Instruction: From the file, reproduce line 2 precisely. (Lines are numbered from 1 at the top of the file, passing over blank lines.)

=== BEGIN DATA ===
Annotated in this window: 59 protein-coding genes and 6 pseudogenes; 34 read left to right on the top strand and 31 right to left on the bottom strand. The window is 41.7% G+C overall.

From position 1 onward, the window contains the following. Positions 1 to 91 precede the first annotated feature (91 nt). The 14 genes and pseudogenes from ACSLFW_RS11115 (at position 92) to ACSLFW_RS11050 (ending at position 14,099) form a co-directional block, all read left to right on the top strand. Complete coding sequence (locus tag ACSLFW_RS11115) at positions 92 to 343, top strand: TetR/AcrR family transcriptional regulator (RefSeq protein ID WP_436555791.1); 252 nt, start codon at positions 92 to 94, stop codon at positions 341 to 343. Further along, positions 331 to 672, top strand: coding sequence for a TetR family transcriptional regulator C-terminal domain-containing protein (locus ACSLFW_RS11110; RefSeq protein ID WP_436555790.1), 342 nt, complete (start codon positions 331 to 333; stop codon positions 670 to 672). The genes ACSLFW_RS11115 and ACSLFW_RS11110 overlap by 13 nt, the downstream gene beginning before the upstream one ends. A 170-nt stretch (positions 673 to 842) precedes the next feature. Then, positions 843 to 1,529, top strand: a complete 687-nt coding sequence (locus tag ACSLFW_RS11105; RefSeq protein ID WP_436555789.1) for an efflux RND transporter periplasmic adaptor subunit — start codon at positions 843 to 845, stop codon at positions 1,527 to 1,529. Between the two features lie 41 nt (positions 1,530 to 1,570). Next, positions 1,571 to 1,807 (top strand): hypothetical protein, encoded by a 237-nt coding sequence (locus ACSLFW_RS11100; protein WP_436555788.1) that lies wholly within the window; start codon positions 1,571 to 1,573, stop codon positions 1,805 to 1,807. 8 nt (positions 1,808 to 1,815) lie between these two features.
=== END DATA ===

From position 1 onward, the window contains the following. Positions 1 to 91 precede the first annotated feature (91 nt). The 14 genes and pseudogenes from ACSLFW_RS11115 (at position 92) to ACSLFW_RS11050 (ending at position 14,099) form a co-directional block, all read left to right on the top strand. Complete coding sequence (locus tag ACSLFW_RS11115) at positions 92 to 343, top strand: TetR/AcrR family transcriptional regulator (RefSeq protein ID WP_436555791.1); 252 nt, start codon at positions 92 to 94, stop codon at positions 341 to 343. Further along, positions 331 to 672, top strand: coding sequence for a TetR family transcriptional regulator C-terminal domain-containing protein (locus ACSLFW_RS11110; RefSeq protein ID WP_436555790.1), 342 nt, complete (start codon positions 331 to 333; stop codon positions 670 to 672). The genes ACSLFW_RS11115 and ACSLFW_RS11110 overlap by 13 nt, the downstream gene beginning before the upstream one ends. A 170-nt stretch (positions 673 to 842) precedes the next feature. Then, positions 843 to 1,529, top strand: a complete 687-nt coding sequence (locus tag ACSLFW_RS11105; RefSeq protein ID WP_436555789.1) for an efflux RND transporter periplasmic adaptor subunit — start codon at positions 843 to 845, stop codon at positions 1,527 to 1,529. Between the two features lie 41 nt (positions 1,530 to 1,570). Next, positions 1,571 to 1,807 (top strand): hypothetical protein, encoded by a 237-nt coding sequence (locus ACSLFW_RS11100; protein WP_436555788.1) that lies wholly within the window; start codon positions 1,571 to 1,573, stop codon positions 1,805 to 1,807. 8 nt (positions 1,808 to 1,815) lie between these two features.